Unto This Last is a workshop where they make and sell really unique, bespoke wooden furniture at a reasonable price.

And then home with our bounty…

Columbia Road flower market

Columbia Road Flower Market

Columbia Road flower market

I bought fifty ranunculu stems for £20 and they have lasted for two weeks and brightened my sitting room no end. What a lovely day out in the East End with lovely friends Hannah and Rizo.

What’s your favourite market? x

 

Baking sheet noticeboard

Make a magnetic noticeboard, that’s what.  This little project is so simple and inexpensive, yet really rather satisfying.

You will need:

1. A baking sheet that preferably has no lip (mine has a slight lip on one side only)

2. A piece of fabric that measures 5cm more than the baking sheet all the way around. I used Liberty’s new Pastel Woolf print from the Bloomsbury collectionI love this print as it is a clever mix of modern with a hint of the 50’s.

3. Spray glue. I used display mount.

4. Drill and four screws OR drill and ribbon.

Liberty print noticeboard

Baking sheet and fabric.

Liberty print noticeboard

Display mount spray glue.

Tutorial:

Liberty print noticeboard

1. Spray the front of the baking sheet and the back of the material with the glue. Make sure you hold the glue about 30cm away from both surfaces and do it outside or protect your table with lots of newspaper. Leave it for 20 seconds to become tacky. The glue can get everywhere but the reason I used this type of glue is that it does not mark the fabric and it bonds so quickly, securely and smoothly.

Liberty print noticeboard

2. Smooth the fabric onto the baking sheet.

Liberty print noticeboard

3. Turn the baking sheet over and cut the corners off the material. Spray the back of the baking sheet with glue and then fold the fabric over the sides.

Liberty print noticeboard

4. Don’t worry if your corners are messy, they won’t be seen! If it’s a gift, it might be a nice idea to cut a piece of fabric to stick on the back of the baking sheet to cover the corners.

Liberty print noticeboard

5. Nearly done. Now, to think about how to hang it.

Liberty print noticeboard

6. If you want to hang it with ribbon, drill two holes at the top of the board.

Liberty print noticeboard

7. Thread the ribbon through the holes and then this could hang on a hook or nail.

Liberty print noticeboard

8. If you don’t want to use ribbon, you can just screw it straight into the wall, which is what I did.

Liberty print noticeboard

Ta da!

I made this board for my new Crafty WorkspacePlease try it for yourself and email me pictures of the finished result!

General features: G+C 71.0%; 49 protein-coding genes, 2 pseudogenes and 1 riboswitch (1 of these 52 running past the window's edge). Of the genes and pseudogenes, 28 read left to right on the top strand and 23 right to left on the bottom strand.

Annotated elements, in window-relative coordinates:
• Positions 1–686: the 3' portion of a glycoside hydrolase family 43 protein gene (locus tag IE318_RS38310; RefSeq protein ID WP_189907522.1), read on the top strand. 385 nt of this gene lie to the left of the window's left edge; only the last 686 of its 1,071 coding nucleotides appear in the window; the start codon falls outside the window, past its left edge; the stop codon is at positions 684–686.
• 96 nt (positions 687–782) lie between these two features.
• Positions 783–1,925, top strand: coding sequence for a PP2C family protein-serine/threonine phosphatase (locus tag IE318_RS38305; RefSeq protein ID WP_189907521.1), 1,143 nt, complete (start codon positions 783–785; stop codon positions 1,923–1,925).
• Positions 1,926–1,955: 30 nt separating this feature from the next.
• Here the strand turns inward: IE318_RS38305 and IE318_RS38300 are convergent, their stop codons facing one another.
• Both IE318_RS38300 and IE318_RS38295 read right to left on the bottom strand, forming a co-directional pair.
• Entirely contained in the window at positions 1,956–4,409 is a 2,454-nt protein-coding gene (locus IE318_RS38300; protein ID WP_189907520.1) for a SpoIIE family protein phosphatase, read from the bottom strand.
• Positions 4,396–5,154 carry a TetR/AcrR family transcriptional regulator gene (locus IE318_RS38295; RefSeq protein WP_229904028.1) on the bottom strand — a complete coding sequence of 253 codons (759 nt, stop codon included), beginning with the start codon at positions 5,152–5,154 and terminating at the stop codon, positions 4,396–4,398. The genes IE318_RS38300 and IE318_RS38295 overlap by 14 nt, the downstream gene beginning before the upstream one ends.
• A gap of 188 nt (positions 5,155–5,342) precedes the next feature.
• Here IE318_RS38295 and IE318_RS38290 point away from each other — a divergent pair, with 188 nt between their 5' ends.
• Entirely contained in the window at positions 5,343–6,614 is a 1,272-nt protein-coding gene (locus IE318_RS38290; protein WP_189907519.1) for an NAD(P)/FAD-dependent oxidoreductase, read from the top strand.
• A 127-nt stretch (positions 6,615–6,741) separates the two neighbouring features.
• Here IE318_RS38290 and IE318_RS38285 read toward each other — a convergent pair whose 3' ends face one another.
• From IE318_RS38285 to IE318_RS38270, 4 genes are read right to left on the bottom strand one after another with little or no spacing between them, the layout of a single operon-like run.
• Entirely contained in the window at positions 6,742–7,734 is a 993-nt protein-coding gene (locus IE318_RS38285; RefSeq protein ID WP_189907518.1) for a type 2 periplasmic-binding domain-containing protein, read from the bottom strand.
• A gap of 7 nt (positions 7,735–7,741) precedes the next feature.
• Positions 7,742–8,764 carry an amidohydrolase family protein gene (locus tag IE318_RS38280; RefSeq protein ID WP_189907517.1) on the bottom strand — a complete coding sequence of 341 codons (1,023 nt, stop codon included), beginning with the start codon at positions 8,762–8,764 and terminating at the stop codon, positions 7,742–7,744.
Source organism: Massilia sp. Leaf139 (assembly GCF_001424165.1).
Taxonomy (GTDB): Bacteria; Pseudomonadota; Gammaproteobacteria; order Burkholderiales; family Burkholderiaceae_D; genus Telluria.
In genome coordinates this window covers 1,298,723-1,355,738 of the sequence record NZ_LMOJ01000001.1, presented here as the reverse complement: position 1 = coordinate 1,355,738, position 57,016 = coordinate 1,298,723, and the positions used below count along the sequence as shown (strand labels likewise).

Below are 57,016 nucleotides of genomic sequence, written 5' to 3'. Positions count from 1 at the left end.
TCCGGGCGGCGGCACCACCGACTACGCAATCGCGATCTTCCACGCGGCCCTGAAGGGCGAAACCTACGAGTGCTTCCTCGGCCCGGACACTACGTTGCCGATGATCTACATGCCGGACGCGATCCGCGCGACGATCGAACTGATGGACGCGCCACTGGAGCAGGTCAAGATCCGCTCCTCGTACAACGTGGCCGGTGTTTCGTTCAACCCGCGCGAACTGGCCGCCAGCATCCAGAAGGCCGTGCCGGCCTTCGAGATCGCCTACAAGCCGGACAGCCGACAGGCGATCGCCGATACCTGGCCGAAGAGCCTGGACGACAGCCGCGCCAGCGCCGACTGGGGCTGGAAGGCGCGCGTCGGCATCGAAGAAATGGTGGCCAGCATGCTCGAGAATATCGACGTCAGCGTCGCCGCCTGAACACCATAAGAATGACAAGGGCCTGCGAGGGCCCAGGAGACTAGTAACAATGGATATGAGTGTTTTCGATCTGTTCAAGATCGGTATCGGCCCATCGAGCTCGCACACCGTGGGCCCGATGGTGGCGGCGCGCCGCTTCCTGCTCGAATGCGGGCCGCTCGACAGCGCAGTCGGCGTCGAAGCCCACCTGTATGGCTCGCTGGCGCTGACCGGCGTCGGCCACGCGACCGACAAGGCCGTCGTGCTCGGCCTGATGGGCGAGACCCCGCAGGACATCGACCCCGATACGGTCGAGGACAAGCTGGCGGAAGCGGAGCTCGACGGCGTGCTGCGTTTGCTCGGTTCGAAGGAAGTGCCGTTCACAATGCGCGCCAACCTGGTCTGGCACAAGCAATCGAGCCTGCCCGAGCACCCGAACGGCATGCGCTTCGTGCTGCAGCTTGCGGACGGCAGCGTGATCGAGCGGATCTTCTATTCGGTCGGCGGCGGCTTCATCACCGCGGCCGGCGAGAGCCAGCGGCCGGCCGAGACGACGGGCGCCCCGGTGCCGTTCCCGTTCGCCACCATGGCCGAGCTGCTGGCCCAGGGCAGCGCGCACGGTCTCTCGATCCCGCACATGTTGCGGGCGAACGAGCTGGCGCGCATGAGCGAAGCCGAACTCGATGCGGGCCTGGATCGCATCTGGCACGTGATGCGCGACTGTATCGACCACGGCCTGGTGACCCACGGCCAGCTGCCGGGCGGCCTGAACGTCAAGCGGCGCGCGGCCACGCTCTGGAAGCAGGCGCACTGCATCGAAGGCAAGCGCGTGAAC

Bulbs and bedding plants

What to do when your beautiful spring blooms start fading?

If you have bulbs planted in pots or beds you do not need to leave them empty for the whole of summer; bedding plants are the answer. They are perrenial and need very little root space so they can be planted on top of bulbs.

Wilting daffodils

Wilting daffodils.

Geraniums

Geraniums make perfect bedding plants and are just so friendly looking.

This is what I needed to plant bulbs and bedding plants:

Planting bedding plants

A fairly deep pot and compost.

Secateurs and trowel.

I have decided to try out expand and grow compost. This is basically dehydrated compost that has the volume of 12 litres but when you add water it expands to a volume of 50 litres. This is perfect for balcony gardening as I don’t have room on my balcony or in my flat to store huge bags of compost.

Expandable compost

Fill the pot by one third and then add water until it expands to fill the pot completely.

Bulbs

I then cut off the dead/wilting leaves of my daffodils and hyacinths so I am left with the bulbs.

Planting bulbs

I then position these quite deep into the soil with the bulbs’ roots facing downwards (important!). Then cover the bulbs with about 6 inches of soil as my bedding plants will be planted on top of the bulbs.

Geraniums

I prepare the bedding plants by breaking the polystyrene and removing each plug carefully. Don’t be tempted to pull the plugs out without breaking the polystyrene as this can rip the fragile roots.

Planting geraniums

Prepare a hole in the soil for each plug.

Planting geraniums

Ensure each plug is secure.

Geraniums

A pot that will bloom daffodils in spring and then geraniums in summer.

All done. My bulbs will start to come up mid-winter and bloom in spring and the bedding plants are perennial so they will flower every summer once the bulbs have died back down. Perfect low maintenance pot for my balcony.